This result, however, is not actually that unique in the wider context of worldwide voting patterns.  There is a long history of extremely polarized voting based on religious voting. For most of the 19th century in America, you could guess pretty accurately who somebody would vote for by their religion. In Nigeria Muslims in the north and Christians in the south consistently vote different ways. In Israel a similar divide occurs with Muslims and Jews.

In Hawaii, white and Asian Mormons in Laie ended up giving 93% of their vote to Mitt Romney. Put any group under a particular set of (usually adversarial) circumstances, and it end up giving 90+% support to a certain side in an election. Hawaii’s Republican caucus is a perfect example of this.

 

 

Ron Paul Is Lying

By: inoljt, http://mypolitikal.com/

Libertarian Ron Paul is doing quite well in the 2012 Republican primaries; he has taken third place in Iowa and second place in New Hampshire. Perhaps the greatest controversy that Ron Paul has run into is a series of newsletters published under his name. These newsletters are written in a racist and hateful tone.

Ron Paul has defended himself by saying that he never wrote or even read the newsletters. Here is one fairly typical interview of this  defense.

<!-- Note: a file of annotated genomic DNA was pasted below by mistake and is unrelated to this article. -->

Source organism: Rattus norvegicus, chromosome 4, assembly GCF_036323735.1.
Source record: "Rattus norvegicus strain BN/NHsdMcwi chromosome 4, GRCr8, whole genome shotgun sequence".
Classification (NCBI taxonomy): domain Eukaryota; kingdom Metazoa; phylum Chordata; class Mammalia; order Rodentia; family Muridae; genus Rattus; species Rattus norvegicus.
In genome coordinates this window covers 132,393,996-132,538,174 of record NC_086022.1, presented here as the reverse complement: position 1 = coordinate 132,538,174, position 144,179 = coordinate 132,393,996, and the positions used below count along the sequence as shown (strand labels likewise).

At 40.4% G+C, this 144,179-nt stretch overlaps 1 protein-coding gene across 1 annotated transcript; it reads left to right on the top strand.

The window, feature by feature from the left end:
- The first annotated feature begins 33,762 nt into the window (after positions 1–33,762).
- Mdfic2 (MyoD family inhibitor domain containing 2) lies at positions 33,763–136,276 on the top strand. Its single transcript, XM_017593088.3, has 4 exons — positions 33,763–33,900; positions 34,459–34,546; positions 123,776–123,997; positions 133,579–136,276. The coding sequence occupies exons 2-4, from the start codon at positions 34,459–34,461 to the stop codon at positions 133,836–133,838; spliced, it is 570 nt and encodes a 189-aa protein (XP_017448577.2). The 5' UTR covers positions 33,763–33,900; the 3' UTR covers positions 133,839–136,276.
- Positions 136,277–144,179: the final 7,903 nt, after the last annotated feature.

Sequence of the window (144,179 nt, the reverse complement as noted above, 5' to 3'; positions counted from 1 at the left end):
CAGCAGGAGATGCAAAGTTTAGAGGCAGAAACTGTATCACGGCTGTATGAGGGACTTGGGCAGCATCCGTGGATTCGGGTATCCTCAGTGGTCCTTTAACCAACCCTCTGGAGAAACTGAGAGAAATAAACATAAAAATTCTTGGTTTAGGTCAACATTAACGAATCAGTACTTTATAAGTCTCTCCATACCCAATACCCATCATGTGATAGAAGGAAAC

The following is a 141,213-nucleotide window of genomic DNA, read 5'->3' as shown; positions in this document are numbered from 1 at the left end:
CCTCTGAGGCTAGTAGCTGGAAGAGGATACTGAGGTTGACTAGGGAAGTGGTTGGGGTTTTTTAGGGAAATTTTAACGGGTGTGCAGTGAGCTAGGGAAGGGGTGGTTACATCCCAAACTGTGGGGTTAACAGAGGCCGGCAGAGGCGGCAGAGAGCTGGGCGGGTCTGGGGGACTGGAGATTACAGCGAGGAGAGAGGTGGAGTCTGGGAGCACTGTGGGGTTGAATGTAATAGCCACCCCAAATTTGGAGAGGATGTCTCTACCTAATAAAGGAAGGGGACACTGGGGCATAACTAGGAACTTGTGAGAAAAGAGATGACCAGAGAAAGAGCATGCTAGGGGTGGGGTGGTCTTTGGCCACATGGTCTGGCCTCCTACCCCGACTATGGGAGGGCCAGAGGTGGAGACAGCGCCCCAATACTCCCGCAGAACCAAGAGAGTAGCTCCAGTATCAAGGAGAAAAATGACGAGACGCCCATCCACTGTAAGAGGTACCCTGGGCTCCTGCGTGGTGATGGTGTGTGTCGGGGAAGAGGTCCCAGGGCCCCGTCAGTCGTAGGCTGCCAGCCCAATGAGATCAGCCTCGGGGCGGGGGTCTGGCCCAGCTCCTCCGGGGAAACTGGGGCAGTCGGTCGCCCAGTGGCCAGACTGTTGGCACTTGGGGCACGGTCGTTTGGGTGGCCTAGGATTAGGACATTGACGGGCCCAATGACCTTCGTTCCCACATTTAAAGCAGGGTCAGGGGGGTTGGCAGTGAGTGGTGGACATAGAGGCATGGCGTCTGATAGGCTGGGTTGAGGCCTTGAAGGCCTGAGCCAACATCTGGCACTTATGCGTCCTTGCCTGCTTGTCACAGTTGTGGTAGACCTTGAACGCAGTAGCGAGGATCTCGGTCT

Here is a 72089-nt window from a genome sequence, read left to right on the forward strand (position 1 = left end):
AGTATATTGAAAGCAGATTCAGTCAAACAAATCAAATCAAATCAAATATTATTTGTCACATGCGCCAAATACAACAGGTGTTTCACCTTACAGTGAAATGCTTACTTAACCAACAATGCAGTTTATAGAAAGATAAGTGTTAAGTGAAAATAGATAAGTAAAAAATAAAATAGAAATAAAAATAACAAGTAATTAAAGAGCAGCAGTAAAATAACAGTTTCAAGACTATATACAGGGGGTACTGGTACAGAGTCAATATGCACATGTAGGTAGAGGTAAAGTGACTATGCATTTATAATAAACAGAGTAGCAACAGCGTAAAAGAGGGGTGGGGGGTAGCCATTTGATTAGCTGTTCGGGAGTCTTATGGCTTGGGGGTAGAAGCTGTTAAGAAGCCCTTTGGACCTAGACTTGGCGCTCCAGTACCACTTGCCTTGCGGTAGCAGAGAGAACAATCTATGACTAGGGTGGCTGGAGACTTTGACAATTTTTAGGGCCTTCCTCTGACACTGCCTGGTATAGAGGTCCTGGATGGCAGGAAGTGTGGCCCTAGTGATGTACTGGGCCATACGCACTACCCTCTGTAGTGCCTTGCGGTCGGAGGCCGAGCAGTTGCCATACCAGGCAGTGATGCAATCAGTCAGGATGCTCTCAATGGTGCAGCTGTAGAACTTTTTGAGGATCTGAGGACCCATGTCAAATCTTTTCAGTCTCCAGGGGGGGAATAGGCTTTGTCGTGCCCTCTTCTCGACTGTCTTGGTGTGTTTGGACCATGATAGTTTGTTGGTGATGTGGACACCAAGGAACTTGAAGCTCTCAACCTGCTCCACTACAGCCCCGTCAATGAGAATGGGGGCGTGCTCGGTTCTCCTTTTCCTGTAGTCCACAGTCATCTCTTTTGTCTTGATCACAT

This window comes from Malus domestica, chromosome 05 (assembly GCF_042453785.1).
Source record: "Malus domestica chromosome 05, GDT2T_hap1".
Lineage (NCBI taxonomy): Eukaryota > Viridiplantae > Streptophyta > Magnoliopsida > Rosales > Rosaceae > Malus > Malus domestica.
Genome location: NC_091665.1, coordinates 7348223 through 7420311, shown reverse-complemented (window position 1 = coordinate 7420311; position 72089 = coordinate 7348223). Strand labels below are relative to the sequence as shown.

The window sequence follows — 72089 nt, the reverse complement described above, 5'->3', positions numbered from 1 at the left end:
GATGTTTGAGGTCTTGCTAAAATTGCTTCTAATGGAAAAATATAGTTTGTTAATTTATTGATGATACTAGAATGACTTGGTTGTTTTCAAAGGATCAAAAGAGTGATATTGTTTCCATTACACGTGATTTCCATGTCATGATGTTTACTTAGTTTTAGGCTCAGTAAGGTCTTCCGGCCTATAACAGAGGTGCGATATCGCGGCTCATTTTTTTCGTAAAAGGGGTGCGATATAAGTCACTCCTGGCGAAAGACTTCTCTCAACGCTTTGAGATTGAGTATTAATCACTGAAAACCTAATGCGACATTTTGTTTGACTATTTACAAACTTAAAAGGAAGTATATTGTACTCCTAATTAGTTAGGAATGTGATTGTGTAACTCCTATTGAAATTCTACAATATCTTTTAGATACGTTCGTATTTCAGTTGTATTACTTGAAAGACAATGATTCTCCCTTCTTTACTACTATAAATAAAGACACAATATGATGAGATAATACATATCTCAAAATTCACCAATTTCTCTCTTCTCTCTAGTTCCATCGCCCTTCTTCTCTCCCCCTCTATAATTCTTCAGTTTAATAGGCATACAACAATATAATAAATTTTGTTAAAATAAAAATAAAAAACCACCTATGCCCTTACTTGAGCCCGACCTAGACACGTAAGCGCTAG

In this interview, the media has tended to emphasize the fact that Ron Paul abruptly walked away from the interview, although it seemed to be ending anyways.

What is much more interesting is to watch the parts of the video in which Paul specifically denies having read or written any of the newsletters. Specifically, look at 7:20. At 7:20, Paul says:

You know what the answer is, I — I didn’t read — write them. I didn’t read them at the time. And I disavow them. That is the answer.

Look at Paul’s body language when he’s saying these words. It’s fascinating. He refuses to meet Gloria Borger’s eyes. Rather, Paul looks at the floor. This is in contrast to the rest of the interview, when Paul does confidently meet the reporter’s eyes.

Ron Paul is lying.